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Help! How do I Pay for Christmas for the Kids During My Separation?
As the holiday season quickly approaches, many families are busy decorating the house, buying presents, and planning for out of town guests for the holidays. Many American families share in these common traditions. One other common tradition is spending more money than we have during the holidays. For a lot of divorcing couples this indulgent behavior may seem even more attractive because of the emotions they are feeling during the holiday season.
Divorcing parents may be tempted to ease the pain of the divorce through lavish spending on their children during the holiday season even though funds are low. And don't forget, if you are legally separated from your current spouse, it is likely that your soon to be former spouse will not be responsible for the debt you occurred during your holiday shopping spree.
Not all is lost. There are many ways for you to fill up your emotional tank during the holidays without spending an exuberant amount of money. Will your children remember video games you bought or will they likely remember the time spent together at the your local tree lighting, making snow angels in the snow, decorating cookies, and other fun holiday activities.
Let other family members prepare dinner for the family this year. Most friends and family during this time will understand the hardship that you're going through and will help out. Do not resist, although it may be difficult to accept the help, don't take on the added expense and stress this year.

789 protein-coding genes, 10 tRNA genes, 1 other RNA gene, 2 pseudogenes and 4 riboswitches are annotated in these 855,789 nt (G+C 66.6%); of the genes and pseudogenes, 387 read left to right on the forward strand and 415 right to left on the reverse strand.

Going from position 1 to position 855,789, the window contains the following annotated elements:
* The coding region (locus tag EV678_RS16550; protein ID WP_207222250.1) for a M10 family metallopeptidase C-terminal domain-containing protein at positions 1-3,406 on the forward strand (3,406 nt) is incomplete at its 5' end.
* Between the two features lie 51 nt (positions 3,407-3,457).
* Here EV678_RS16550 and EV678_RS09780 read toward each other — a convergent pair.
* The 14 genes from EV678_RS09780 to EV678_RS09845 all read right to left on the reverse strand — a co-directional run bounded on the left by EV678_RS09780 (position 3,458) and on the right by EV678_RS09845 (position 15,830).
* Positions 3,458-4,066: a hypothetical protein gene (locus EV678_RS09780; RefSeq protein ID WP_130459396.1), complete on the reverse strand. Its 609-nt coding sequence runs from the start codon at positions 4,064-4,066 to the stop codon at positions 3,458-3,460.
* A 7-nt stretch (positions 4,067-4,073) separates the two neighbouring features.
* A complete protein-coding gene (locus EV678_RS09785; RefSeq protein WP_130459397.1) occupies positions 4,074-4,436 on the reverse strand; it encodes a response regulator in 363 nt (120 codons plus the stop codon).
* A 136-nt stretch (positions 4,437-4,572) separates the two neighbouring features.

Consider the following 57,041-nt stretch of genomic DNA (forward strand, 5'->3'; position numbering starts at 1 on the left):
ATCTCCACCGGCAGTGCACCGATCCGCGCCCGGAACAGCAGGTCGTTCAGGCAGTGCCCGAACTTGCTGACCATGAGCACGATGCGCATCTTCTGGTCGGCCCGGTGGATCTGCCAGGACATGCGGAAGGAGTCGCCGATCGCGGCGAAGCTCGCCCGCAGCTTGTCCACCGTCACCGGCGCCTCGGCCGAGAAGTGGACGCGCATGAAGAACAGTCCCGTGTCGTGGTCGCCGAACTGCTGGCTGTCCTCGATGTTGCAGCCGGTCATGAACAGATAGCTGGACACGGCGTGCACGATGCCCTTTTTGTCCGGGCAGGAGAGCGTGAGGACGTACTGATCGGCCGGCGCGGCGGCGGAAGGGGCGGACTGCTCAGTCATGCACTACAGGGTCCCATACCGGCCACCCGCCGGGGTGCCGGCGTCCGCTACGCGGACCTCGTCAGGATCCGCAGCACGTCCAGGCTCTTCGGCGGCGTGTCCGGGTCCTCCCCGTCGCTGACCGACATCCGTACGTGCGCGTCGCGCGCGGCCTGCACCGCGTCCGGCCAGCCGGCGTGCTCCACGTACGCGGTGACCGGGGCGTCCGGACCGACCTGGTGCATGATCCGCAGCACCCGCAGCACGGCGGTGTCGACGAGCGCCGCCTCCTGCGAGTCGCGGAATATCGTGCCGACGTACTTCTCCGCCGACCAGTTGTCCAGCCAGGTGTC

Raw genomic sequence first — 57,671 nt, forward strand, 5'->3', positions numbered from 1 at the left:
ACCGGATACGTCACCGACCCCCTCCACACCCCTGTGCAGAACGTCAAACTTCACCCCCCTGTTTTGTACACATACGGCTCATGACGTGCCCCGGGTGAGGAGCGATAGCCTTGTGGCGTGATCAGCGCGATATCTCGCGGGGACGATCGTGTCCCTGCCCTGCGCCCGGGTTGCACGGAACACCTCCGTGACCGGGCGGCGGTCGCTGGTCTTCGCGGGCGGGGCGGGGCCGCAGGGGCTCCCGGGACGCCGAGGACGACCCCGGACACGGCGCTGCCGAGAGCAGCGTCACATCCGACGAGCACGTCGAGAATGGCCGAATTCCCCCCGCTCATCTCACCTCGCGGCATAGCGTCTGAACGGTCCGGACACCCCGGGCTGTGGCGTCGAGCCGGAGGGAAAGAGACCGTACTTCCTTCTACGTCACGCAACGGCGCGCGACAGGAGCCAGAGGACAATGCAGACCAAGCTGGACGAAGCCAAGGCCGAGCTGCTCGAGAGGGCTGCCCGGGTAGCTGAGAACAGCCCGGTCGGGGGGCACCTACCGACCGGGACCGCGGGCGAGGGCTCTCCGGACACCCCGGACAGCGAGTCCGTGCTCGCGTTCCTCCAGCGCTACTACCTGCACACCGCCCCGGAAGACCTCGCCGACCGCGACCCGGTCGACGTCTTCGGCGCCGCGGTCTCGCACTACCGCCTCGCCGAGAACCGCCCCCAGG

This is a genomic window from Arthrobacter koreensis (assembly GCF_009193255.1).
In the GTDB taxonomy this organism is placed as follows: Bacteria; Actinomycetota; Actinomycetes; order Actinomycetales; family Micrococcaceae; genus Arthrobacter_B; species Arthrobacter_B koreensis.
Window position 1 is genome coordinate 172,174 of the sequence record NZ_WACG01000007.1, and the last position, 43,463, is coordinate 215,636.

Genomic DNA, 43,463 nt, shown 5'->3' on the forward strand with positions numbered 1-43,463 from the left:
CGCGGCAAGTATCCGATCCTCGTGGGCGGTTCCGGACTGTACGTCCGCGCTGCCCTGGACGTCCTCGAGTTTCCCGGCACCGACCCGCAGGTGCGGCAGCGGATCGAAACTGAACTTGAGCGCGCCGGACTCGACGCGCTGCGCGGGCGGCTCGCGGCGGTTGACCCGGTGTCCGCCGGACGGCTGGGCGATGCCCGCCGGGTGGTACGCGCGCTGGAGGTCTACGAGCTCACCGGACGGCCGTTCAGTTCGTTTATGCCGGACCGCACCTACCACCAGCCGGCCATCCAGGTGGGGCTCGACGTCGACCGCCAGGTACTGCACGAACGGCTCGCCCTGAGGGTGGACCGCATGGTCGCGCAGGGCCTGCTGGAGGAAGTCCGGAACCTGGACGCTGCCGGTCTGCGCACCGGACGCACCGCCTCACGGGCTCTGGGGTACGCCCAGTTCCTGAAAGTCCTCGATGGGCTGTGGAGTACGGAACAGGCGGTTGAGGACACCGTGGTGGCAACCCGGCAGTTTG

Thinking twice about over spending this holiday season will help you more effectively get financially back on track after the holidays than the quick emotional fix that over spending with bring. For example, if you are planning on charging items on a credit card, interest alone may cost you hundreds of dollars, depending on how long it takes to pay off the debt and the interest rate that is applied to the credit card. Make sure you do have a plan on how you will pay off the debt after Christmas if you do use credit cards for your holiday spending.
Although over spending during the holidays is a common American tradition that none of us should participate in, this holds especially true if you and your spouse are going through a divorce.
At the request of either party, or at the discretion of the Colorado court, the judge may delay divorce proceedings 30 to 60 days to allow for counseling.
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"A Plain English Guide to Protecting Your Children"
Author: Mary L. Boland, Attorney at Law
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